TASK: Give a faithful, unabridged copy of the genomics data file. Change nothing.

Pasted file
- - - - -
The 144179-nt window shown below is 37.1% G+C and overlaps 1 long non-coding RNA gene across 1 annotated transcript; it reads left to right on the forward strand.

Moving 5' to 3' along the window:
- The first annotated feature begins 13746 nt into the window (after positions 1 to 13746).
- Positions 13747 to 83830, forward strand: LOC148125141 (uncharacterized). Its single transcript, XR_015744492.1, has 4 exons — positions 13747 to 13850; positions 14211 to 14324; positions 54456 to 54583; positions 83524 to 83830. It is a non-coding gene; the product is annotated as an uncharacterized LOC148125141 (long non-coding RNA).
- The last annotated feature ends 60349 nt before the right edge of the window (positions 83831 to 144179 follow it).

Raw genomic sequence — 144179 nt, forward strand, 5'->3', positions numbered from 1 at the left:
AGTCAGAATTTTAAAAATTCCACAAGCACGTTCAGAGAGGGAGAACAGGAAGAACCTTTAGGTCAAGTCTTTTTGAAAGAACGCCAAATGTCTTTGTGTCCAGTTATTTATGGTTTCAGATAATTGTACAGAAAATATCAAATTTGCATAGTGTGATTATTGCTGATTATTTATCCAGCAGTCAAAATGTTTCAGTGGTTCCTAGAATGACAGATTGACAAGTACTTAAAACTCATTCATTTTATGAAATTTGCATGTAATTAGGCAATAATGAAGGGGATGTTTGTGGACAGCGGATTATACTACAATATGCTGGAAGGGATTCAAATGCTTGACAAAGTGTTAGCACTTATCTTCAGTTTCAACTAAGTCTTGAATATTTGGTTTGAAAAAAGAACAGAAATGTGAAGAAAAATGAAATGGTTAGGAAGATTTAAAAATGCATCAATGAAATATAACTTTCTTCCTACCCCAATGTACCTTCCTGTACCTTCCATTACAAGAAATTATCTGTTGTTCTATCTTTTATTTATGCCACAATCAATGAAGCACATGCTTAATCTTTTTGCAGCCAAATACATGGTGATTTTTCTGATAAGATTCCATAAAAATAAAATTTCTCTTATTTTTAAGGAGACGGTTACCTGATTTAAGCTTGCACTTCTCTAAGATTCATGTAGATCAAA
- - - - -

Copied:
The 144179-nt window shown below is 37.1% G+C and overlaps 1 long non-coding RNA gene across 1 annotated transcript; it reads left to right on the forward strand.

Moving 5' to 3' along the window:
- The first annotated feature begins 13746 nt into the window (after positions 1 to 13746).
- Positions 13747 to 83830, forward strand: LOC148125141 (uncharacterized). Its single transcript, XR_015744492.1, has 4 exons — positions 13747 to 13850; positions 14211 to 14324; positions 54456 to 54583; positions 83524 to 83830. It is a non-coding gene; the product is annotated as an uncharacterized LOC148125141 (long non-coding RNA).
- The last annotated feature ends 60349 nt before the right edge of the window (positions 83831 to 144179 follow it).

Raw genomic sequence — 144179 nt, forward strand, 5'->3', positions numbered from 1 at the left:
AGTCAGAATTTTAAAAATTCCACAAGCACGTTCAGAGAGGGAGAACAGGAAGAACCTTTAGGTCAAGTCTTTTTGAAAGAACGCCAAATGTCTTTGTGTCCAGTTATTTATGGTTTCAGATAATTGTACAGAAAATATCAAATTTGCATAGTGTGATTATTGCTGATTATTTATCCAGCAGTCAAAATGTTTCAGTGGTTCCTAGAATGACAGATTGACAAGTACTTAAAACTCATTCATTTTATGAAATTTGCATGTAATTAGGCAATAATGAAGGGGATGTTTGTGGACAGCGGATTATACTACAATATGCTGGAAGGGATTCAAATGCTTGACAAAGTGTTAGCACTTATCTTCAGTTTCAACTAAGTCTTGAATATTTGGTTTGAAAAAAGAACAGAAATGTGAAGAAAAATGAAATGGTTAGGAAGATTTAAAAATGCATCAATGAAATATAACTTTCTTCCTACCCCAATGTACCTTCCTGTACCTTCCATTACAAGAAATTATCTGTTGTTCTATCTTTTATTTATGCCACAATCAATGAAGCACATGCTTAATCTTTTTGCAGCCAAATACATGGTGATTTTTCTGATAAGATTCCATAAAAATAAAATTTCTCTTATTTTTAAGGAGACGGTTACCTGATTTAAGCTTGCACTTCTCTAAGATTCATGTAGATCAAA